The aspirations of the next generation race ahead, transforming our urban corridors and rural fields. Ambition drives our growth, breaking social and cultural shackles. The system struggles with bureaucratic inertia and budget misallocation, leaving the demographic dividend astray with millions left under-skilled and underemployed. Our evolving job market stratifies, keeping the masses in disguised unemployment, by offering little in access, equity or quality of education. Newly-built schools are proudly inaugurated, with little attention being given to instructional materials or teaching quality. In terms of Mathematics and English literacy, we are at the bottom of the pack, with the Program for International Student Assessment rankings and the Annual Status of Education Report (53.2% of all children in Class 5 are unable to read a Class 2-level text) highlighting so. There is little accountability, rampant budget siphoning and little accreditation. Critical thinking, problem-solving and progressive moral values are ignored, with rote learning and grade-focused competition emphasised. We are building a nation of labourers and call centre workers.
With little accountability or community participation, school governance is a sham. School Management Committees (SMC), promoted by the Right to Education law to oversee school operations, are easily captured by local principals and promoters.
Central and state institutions that set standards should focus on building guidelines that address local and sectoral needs. SMCs need to be kept independent, with participation from parents, educationists, teachers and local authorities. SMCs and parent-teacher associations should have the right to conduct school and teacher performance reviews, linking them to incentives and promotions. Since the optimal catchment area for a primary school is at a village or municipality level, accountability and monitoring mechanisms should be decentralised, with parents given the power to discipline or reward school leadership.
Competition is bred for seats, but not for the subsequent process. Quality is restricted to the elite or the bright — with a large rural-urban divide in access and gender inequity. Our teachers are marked by absenteeism, poor quality (the majority failed the latest Central Teacher Eligibility Test) and low motivation, particularly in government schools. Our teaching evaluation system is outdated, with the BEd requiring just a year to qualify, and focused on rote learning instead of critical thinking.
As recommended by the World Bank, the quality of teaching could be vastly improved through a longer BEd programme and the utilisation of locally trained and inexpensive district professional teachers to provide supplemental instruction to children at their level of learning (as opposed to the level dictated by the curriculum or assumed by the textbook). The Sarva Shiksha Abhiyan’s funding can be utilised to promote this capacity augmentation. Hiring could be conducted on a renewable contract basis, with individuals progressing from an apprentice to an associate and then a permanent teacher. Greater autonomy to teachers should also be provided, enabling them to customise instructional materials to the physical infrastructure and local educational needs. We also need to encourage creativity, through the establishment of innovation centres in districts that enhance teacher training along with national innovation scholarships that help identify talented children at the school level. Design innovation should be encouraged as well, particularly in technical institutions, helping to develop university clusters that provide a platform for industry and academia links.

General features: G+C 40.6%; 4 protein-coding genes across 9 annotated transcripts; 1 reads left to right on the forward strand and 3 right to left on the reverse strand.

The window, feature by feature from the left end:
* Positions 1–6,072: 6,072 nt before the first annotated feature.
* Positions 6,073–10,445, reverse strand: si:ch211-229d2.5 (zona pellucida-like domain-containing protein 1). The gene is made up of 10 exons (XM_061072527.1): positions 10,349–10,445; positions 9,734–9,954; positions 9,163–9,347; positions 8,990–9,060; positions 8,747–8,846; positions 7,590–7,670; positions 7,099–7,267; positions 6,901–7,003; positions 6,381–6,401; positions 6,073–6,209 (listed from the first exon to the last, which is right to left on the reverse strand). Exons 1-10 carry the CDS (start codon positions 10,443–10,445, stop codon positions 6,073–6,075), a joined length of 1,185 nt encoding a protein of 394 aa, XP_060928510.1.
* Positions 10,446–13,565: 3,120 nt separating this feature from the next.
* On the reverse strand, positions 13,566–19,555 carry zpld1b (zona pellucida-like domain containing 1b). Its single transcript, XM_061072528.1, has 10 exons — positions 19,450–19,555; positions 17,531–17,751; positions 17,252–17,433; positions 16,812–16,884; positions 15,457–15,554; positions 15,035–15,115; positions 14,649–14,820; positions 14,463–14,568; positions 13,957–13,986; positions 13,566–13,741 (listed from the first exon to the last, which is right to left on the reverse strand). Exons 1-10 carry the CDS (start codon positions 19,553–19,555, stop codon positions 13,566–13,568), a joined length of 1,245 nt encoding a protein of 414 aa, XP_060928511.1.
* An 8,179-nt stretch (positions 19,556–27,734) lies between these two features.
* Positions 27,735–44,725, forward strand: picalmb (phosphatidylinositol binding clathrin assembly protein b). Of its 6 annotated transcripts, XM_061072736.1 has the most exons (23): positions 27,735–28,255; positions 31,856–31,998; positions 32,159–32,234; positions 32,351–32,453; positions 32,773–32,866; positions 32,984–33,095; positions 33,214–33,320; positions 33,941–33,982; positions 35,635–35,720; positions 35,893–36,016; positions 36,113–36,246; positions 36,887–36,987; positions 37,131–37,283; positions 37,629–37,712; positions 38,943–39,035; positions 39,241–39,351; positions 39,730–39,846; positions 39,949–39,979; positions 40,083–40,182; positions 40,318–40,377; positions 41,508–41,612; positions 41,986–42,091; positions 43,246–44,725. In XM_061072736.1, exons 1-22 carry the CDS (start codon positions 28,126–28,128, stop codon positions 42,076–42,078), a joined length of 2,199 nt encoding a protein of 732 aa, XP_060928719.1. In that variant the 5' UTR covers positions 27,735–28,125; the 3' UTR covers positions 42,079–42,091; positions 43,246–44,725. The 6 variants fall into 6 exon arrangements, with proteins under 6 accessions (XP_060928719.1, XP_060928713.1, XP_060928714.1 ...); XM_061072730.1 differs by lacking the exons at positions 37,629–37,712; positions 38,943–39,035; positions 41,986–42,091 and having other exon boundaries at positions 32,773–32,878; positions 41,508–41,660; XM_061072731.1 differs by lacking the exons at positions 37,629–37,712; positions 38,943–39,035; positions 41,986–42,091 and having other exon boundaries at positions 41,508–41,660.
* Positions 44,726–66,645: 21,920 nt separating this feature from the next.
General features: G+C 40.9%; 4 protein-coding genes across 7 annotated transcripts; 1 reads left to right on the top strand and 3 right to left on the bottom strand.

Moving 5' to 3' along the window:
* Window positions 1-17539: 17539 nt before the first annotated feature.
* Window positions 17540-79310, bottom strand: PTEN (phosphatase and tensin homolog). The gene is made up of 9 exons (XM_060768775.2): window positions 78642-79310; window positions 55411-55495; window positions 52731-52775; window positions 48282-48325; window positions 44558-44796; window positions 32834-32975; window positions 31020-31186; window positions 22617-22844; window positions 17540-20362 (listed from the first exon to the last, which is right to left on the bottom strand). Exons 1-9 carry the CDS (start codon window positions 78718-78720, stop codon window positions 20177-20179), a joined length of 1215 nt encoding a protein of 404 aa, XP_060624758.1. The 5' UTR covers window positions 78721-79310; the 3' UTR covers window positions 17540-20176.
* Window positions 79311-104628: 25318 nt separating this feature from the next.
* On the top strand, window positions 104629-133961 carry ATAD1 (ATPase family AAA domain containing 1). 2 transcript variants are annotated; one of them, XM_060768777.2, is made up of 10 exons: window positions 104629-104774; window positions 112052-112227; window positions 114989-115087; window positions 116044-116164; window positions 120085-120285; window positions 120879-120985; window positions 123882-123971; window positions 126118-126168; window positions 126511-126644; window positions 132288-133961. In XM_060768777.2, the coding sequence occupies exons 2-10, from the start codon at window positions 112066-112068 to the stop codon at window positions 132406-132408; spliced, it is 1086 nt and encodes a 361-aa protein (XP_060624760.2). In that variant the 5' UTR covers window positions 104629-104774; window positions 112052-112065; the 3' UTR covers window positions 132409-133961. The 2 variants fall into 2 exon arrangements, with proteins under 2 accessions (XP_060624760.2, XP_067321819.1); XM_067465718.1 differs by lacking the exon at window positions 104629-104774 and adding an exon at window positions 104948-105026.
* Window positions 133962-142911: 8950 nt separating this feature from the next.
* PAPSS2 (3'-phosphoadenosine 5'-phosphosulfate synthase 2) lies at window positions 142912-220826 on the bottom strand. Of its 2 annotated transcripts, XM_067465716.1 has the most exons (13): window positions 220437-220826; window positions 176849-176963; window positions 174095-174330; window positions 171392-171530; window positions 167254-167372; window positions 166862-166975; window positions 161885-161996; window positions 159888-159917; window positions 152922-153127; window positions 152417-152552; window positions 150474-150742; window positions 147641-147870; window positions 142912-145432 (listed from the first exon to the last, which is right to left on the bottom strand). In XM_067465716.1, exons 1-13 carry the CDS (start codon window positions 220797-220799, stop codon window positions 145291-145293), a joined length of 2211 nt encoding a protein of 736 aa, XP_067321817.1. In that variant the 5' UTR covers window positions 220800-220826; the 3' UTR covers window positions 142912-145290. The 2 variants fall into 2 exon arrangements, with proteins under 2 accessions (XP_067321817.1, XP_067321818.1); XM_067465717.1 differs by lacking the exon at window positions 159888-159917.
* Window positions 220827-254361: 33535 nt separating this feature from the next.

The National Skill Development Corporation (NSDC) has done excellent work in catalysing linkages between institutions and ambitious private sector players, but needs to build more capacity, particularly in crucial sectors like textiles and construction. Having a school adopted by a corporate firm or a local NGO, particularly from an operations perspective could help reduce agency issues. Distance and online education must also be expanded, with the rise of massive open online courses and NSDC’s innovative partners leveraged for vocational education.
Families skirt penury as the cost of education rises. A national student financial aid system needs to be setup, able to dispense long-term loans, with institutional eligibility gradually tied to accreditation and quality measures. We should continue efforts to expand funding for competitive grants to individual researchers, particularly with peer reviewed research grants. The introduction of innovative Public Private Partnerships (PPP) models, tax incentives and a flexible accreditation policy will help induce greater high quality private sector participation and endowments.
We speak about innovation often, aspiring to become a knowledge-based economy. A cultural shift is needed, with our hunger for quality education transforming into guidelines and mandates that help monitor and enforce its provision. The urgency to reform must be channelled into building on what already exists, instead of scrapping the existing system. Balancing local control with higher level support for training, professional standards and monitoring will require iterative community participation. Millions cry out for access to opportunities, a chance for social mobility.